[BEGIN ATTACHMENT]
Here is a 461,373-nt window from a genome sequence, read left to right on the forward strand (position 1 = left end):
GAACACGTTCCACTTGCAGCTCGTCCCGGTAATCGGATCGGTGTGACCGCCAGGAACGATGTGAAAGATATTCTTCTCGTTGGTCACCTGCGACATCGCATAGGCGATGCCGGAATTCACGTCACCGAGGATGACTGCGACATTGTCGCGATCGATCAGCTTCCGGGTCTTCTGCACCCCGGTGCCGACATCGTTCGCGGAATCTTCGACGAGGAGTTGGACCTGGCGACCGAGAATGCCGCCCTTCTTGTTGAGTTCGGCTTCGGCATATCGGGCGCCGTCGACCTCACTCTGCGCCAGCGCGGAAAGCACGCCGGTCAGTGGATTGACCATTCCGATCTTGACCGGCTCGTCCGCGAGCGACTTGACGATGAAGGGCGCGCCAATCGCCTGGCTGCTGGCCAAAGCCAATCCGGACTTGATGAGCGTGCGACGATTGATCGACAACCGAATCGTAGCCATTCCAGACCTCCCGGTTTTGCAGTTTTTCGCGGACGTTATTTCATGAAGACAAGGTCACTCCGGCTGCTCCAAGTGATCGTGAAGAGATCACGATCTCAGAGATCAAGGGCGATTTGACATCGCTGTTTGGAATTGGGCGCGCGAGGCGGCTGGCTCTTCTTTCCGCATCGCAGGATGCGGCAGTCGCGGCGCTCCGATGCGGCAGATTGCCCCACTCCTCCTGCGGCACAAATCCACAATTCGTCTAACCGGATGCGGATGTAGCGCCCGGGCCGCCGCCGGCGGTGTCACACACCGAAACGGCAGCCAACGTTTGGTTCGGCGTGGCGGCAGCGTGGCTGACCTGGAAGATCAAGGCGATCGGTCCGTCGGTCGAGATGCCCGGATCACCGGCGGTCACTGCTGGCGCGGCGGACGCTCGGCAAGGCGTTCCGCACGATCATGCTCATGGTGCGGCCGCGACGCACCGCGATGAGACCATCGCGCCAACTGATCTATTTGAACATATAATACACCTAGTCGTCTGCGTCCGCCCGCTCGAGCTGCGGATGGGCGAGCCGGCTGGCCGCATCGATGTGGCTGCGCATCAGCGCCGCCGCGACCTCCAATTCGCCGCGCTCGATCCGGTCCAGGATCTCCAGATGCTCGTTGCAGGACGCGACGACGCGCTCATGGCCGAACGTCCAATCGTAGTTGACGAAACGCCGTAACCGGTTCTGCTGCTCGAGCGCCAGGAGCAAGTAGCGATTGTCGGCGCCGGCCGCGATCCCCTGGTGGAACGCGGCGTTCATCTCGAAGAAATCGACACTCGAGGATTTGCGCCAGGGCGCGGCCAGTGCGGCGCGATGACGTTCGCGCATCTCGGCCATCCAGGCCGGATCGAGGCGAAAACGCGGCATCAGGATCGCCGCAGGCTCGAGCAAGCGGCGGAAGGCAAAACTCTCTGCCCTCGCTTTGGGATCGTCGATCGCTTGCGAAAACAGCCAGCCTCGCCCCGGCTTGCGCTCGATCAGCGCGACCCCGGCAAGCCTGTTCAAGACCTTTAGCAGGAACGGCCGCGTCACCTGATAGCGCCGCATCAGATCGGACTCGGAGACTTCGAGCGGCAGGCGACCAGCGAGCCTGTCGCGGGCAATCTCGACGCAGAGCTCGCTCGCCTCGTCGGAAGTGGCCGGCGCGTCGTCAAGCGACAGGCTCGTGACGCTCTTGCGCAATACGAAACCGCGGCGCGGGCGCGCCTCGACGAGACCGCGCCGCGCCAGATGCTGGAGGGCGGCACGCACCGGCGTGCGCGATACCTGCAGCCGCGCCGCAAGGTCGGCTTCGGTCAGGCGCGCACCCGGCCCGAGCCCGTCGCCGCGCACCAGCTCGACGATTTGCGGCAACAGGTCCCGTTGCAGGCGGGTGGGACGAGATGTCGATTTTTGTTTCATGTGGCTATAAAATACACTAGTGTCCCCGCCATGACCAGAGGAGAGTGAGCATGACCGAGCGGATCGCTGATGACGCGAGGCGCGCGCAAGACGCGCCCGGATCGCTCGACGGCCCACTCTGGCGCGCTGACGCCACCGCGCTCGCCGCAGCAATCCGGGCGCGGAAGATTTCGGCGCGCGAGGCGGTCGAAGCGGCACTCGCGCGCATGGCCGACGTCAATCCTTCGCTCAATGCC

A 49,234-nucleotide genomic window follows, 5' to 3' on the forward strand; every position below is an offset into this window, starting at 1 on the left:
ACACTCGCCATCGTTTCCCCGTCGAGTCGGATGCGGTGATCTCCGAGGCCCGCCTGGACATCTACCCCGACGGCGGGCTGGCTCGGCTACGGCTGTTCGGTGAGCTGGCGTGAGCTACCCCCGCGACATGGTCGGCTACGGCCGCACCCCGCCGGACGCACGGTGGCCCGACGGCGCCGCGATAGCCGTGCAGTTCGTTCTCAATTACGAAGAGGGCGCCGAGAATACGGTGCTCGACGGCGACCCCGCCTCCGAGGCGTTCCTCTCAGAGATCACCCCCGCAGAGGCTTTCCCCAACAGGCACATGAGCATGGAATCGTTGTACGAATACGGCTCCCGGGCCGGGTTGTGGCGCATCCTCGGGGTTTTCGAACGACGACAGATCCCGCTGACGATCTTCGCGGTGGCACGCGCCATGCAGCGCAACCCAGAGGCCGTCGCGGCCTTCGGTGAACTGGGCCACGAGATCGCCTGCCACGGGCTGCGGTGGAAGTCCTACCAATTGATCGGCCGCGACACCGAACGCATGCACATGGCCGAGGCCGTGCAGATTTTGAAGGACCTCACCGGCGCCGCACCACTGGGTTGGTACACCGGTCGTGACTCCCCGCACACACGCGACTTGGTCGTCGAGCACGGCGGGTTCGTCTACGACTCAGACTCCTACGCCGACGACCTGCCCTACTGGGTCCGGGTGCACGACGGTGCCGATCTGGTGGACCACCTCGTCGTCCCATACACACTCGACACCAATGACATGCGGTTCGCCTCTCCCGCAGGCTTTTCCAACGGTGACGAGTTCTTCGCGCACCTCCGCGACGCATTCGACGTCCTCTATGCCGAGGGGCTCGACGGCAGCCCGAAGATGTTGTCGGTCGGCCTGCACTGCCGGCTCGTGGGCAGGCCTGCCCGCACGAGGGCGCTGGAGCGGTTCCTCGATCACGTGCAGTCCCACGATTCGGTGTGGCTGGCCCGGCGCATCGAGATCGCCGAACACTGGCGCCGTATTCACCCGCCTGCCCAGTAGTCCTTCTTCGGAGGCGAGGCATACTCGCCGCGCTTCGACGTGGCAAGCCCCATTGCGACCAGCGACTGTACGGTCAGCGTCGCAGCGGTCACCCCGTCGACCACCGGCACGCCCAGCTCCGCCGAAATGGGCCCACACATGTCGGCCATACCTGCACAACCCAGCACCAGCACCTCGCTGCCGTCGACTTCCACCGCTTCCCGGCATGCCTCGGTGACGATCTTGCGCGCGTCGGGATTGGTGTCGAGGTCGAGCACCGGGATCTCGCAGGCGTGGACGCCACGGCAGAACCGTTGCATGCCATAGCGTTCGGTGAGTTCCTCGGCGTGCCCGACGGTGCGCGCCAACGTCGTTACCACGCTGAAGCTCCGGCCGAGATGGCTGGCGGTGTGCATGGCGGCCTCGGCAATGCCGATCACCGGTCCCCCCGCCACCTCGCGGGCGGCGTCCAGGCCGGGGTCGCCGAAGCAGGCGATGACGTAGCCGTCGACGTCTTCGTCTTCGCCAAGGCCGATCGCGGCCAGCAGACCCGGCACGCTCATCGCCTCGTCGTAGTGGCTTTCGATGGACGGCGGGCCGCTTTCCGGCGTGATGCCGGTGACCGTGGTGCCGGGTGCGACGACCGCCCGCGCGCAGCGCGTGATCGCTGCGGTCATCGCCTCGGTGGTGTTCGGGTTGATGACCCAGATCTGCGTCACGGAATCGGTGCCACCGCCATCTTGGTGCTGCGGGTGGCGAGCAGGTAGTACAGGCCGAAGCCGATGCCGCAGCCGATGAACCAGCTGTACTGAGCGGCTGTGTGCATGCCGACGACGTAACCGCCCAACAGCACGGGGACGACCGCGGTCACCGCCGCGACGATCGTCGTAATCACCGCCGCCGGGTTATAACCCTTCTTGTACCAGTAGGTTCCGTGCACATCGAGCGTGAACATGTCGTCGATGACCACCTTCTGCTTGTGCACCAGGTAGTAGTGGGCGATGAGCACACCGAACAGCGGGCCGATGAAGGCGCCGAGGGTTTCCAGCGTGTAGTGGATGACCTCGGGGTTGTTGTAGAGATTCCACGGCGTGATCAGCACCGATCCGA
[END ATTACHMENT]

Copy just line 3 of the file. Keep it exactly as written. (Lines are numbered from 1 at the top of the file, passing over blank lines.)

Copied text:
A 49,234-nucleotide genomic window follows, 5' to 3' on the forward strand; every position below is an offset into this window, starting at 1 on the left: